In this post, you’ll learn about the crested crane of Uganda. Facts include population, diet, threats, dancing habits, lifespan, and more.
Learn more about the other birds of Uganda.
16 Facts About Uganda’s Crested Crane
The Crested Crane (a subspecies of the east African Grey-Crowned Crane) is a majestic but obscure bird that few people know about.
Its light blue eyes, bright red neck, and particularly interesting plumage on its head make it an instant fascination for many people when first discovering it. To satisfy your curiosity, here are 16 fun facts about the African Crested Crane.
1. National Bird of Uganda
The Crested Crane is the national bird of the African Nation of Uganda. It appears on their flag and their coat of arms and can be found abundantly near the country’s many lakes and rivers that create fertile marshes rich with wildlife.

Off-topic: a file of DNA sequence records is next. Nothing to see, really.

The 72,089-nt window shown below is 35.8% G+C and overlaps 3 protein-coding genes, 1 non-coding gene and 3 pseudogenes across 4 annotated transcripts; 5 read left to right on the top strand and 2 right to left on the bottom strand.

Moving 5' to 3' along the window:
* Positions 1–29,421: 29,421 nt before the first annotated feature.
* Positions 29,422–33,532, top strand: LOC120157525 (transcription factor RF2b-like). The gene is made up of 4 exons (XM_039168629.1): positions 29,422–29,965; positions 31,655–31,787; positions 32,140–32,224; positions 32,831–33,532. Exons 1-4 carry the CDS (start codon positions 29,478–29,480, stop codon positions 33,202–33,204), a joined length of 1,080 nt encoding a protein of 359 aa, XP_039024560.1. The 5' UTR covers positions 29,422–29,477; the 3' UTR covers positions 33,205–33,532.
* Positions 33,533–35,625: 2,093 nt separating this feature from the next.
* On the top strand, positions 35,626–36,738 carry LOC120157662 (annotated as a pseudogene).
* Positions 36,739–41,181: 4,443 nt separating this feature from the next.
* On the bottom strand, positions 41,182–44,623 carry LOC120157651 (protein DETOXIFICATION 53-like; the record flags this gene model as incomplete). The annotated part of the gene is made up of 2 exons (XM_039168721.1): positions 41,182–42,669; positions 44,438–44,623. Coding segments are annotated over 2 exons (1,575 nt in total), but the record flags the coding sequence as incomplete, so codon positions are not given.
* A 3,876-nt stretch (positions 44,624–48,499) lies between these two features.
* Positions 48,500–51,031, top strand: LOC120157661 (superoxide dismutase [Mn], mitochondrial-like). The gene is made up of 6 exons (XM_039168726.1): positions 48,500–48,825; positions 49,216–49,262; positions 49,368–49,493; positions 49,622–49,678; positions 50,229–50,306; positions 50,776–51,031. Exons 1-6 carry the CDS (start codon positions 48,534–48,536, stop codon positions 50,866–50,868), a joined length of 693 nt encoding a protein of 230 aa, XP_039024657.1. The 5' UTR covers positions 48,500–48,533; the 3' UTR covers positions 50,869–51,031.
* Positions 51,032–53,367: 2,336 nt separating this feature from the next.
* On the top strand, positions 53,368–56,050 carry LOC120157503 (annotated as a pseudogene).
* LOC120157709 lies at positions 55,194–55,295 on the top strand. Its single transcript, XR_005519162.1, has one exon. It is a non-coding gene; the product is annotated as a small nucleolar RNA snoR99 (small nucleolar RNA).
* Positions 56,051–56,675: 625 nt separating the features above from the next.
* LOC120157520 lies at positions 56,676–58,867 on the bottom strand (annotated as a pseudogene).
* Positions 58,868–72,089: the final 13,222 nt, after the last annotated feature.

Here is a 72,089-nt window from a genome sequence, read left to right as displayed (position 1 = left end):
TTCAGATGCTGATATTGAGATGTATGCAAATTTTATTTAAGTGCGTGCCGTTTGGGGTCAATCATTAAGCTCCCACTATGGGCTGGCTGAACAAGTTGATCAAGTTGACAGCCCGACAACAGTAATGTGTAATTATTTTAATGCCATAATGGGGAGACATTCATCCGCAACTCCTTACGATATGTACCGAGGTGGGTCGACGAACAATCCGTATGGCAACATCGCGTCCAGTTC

Uganda is abundant with the kind of wet, flat marsh and grassland these birds love, and the bird has become a symbol closely tied to the nation of Uganda.
2. Only Some Migrate
Although grey-crowned cranes live throughout almost all of Africa some of them live far north in the arid Sahara desert. These birds will often migrate south for portions of the year to escape the hottest and driest months the desert has. They join their more sedentary cousins in Uganda and Kenya who live near rivers and lakes.
The marshes and flat grasslands offer the birds everything they love in a habitat. High trees to build safe nests away from the reach of predators, but still wet enough to have a reliable source of water. The birds already living in these areas tend to not migrate and simply stay in place throughout the year.
3. They’re Endangered
The crested crane is a resilient animal and can still be found in abundance in some areas, however, its habitat is slowly being depleted. There is currently an issue with over usage of the water in the marshes and grasslands where they typically reside. This means the areas are being dried up to water fields of crops. This has caused the crested crane population to decline around 65,000 and the animal has been designated as “endangered”.